How can you self identify as a Christian, AND revere Kissinger, since surely, if anyone is going straight to Hell, it's the man who oversaw the mass bombing of 150,000 (that's a small estimate) innocent Cambodians? I cannot imagine Jesus Christ ever condoning this man's actions.

How does just earning a prize make him a hero? Shouldn't the actual record of his actions, and not some arbitrary appeal to authority, be the criteria by which you judge the man?

Then again, Christians have no problems being full blown hypocrites who ignore the New Testament.

LFC said...

Anonymous @6:56 p.m. rightly says that Kissinger shd be judged by the record of his actions.

I would point out that Kissinger's and Nixon's actions in the Bangladesh crisis are as deplorable as their actions in Cambodia.

The only problem w this linked Gary Bass column is that it says Nixon/Kissinger handed India "the opportunity to rip Pakistan in half," which ignores by implication that many of those in what was then East Pakistan *wanted* independence from Pakistan.

Michael Llenos said...
This comment has been removed by the author.
Michael Llenos said...


From my own personal 'relative experience' I look up to him. Just as Cambodians also look down on the man from their own 'relative experience.'

I believe some Hindus in India probably think I'm just as good as 'torture food' after I die since I have eaten a lot of steak and hamburgers in my lifetime. Where as I kind of, maybe, believe I have a good chance of being saved by Christ.

Opinion is based by everyone on 'relative experience.'

So 'what is truth?'

What is truth in our universe can never be absolute since all the finite universe is governed by probability. But truth can be almost as good as absolute in many things. And I'm sure it is the same for beyond death. And although I believe Christ may save me from Hell that doesn't mean I will not enter some hellish nightmare after I die. For the truth is what will truly happen when I die and not what I think will happen when I die.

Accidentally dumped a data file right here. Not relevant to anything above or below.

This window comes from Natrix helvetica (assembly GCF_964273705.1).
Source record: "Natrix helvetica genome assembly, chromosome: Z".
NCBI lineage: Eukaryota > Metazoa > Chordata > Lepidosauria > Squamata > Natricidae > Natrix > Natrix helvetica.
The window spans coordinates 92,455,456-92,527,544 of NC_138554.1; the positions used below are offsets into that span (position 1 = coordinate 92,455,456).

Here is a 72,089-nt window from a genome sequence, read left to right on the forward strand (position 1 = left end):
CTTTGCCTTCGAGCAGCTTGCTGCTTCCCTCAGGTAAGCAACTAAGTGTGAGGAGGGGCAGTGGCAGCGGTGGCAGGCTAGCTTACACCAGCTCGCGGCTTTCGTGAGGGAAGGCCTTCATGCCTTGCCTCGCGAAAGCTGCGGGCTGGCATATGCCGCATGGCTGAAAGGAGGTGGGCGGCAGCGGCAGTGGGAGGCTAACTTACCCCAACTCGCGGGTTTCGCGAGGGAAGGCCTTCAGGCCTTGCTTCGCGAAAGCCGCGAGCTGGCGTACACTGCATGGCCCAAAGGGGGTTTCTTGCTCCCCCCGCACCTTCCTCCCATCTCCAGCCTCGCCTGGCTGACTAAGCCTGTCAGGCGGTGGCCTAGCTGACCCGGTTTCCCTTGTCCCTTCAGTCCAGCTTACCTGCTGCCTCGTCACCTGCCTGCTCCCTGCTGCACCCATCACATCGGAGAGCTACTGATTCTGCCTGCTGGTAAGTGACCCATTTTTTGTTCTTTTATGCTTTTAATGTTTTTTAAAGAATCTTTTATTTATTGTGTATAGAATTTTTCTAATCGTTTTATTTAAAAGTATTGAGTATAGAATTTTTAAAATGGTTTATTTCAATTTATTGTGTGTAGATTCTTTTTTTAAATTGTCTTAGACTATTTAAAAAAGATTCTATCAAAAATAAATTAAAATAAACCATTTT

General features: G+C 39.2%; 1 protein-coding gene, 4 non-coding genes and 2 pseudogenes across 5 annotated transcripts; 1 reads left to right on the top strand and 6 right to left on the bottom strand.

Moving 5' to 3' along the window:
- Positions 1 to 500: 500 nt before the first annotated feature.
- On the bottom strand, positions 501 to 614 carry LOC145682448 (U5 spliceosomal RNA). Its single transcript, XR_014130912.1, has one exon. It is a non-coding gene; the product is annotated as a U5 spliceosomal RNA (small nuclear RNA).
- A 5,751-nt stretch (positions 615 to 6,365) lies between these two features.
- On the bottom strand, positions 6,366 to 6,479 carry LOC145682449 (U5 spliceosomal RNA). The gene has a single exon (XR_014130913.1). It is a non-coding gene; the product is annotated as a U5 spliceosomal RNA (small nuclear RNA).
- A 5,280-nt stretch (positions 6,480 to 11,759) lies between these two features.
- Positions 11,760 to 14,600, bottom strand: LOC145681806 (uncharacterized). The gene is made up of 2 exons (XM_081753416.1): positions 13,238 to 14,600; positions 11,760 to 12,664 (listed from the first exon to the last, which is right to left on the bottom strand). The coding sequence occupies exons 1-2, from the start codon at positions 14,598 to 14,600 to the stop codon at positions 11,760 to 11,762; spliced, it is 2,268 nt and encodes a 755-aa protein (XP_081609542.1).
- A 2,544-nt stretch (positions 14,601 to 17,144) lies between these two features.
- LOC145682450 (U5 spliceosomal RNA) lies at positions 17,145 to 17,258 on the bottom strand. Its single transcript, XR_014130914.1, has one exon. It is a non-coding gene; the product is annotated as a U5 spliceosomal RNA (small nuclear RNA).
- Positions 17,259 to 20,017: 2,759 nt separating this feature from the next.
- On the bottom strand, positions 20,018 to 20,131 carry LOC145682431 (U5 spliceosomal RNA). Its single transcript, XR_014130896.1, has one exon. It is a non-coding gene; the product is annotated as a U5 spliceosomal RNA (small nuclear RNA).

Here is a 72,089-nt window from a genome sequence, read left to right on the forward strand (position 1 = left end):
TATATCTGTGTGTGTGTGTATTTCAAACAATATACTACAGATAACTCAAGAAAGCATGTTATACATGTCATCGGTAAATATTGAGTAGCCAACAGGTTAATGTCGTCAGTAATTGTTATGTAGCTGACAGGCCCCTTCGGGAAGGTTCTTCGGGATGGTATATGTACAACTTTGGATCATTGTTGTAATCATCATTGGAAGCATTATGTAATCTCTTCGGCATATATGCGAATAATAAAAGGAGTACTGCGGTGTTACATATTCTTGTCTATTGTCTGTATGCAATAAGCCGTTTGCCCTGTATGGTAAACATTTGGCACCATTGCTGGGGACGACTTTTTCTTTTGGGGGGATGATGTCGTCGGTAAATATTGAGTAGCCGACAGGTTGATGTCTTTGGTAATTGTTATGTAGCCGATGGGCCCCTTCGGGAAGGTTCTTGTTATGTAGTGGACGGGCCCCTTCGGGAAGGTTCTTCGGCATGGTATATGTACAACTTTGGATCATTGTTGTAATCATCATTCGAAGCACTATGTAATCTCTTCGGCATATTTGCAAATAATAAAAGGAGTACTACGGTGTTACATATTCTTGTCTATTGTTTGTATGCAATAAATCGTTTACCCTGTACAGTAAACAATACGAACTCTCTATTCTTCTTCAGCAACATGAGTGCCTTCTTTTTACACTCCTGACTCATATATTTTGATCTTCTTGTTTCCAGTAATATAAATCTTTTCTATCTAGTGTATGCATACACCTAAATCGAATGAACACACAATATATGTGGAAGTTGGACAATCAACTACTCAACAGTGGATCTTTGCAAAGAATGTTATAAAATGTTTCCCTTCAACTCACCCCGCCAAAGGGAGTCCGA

Some think the Zombie Apocalypse is inevitable. I think it probably won't happen. But these opinions won't make it happen or not happen. There are probably worse ways of dying: like by lion or tiger attack, by shark attack, by asteroid fallout, by wicked men acting stupidly etc. It is more scientifically likely Zombos won't try to kill and eat me. But it doesn't absolutely mean it won't happen. Believing it will happen takes a very pessimistic opinion about Fate and Life for anyone. I am pessimistic but not that much.

LFC said...

@ Michael Llenos

Are you aware that Kissinger and Le Duc Tho received the Nobel Prize for an agreement that Kissinger himself had to be aware would only work, or have a chance of working, in the unlikely event that Congress agreed to keep spending large sums of money to prop up the S. Vietnamese govt? Are you aware that K & N's search for "peace w honor" cost untold thousands of Vietnamese and Cambodian lives, plus about 25,000 (if my recollection of the figures is right) lives of U.S. military personnel killed in the conflict after Nixon took office?

Read, via the fairly short column I linked above, the disgustingly racist and misogynistic comments made by N & K during the Bangladesh crisis. Whether K believed all that garbage or was just sucking up to Nixon is irrelevant. At one pt K says something about the Indians being skilled at sucking up to their superiors, or some nonsense along those lines. To which one might respond: Pot, kettle, black.

Michael Llenos said...


I'm not aware of such things. Censure will follow all men--especially politicians. The only difference is who does the censuring. All American lives lost in Vietnam were a grave tragedy that shouldn't of happened. But to be fair to politicians they cannot act on impulse alone but must take affairs of state slowly. Even President Obama said that affairs of state are like the small nautical movements of a cargo ship that must be taken slowly.

Anonymous said...

This seems timely, though I don’t know that I have much of a story to tell.

I had the occasion, in 1984, to have dinner with Joe Biden in a small group. This came about as a reception of sorts after a talk he gave at a series of seminars that were ostensibly to consider how close we had come, in 1984, to George Orwell’s dystopian view. These took place in downtown Akron, Ohio, probably sponsored by the University of Akron, which I was attending at the time.

He and Thad Cochran (then senator from Mississippi, now deceased) shared the stage and both spoke for a time and then took questions. Biden was obviously rehearsing a campaign speech as he was gearing up to seek the Democratic nomination in 1988. He railed against Ronald Reagan’s use of language, saying that dubbing the MX missile “peacekeeper” was Orwellian doublespeak. (Those old enough to remember those days will recall that nuclear weapons and strategic arms treaties were big political issues in the 80’s.) Thad Cochran clearly had nothing prepared: he brought some letters from his constituents and read them to the audience. It’s not clear to me why he bothered to be there at all, but he produced the most entertaining moment of the evening. During the Q&A session a woman rose to rather heatedly accuse him (mind you, Senator Cochran’s remarks were too completely empty of substance to have been offensive to anyone) of “leading us down the primrose path to Auschwitz and Dachau.” He replied, in an almost apologetic southern drawl, “I don’t recall doing that.”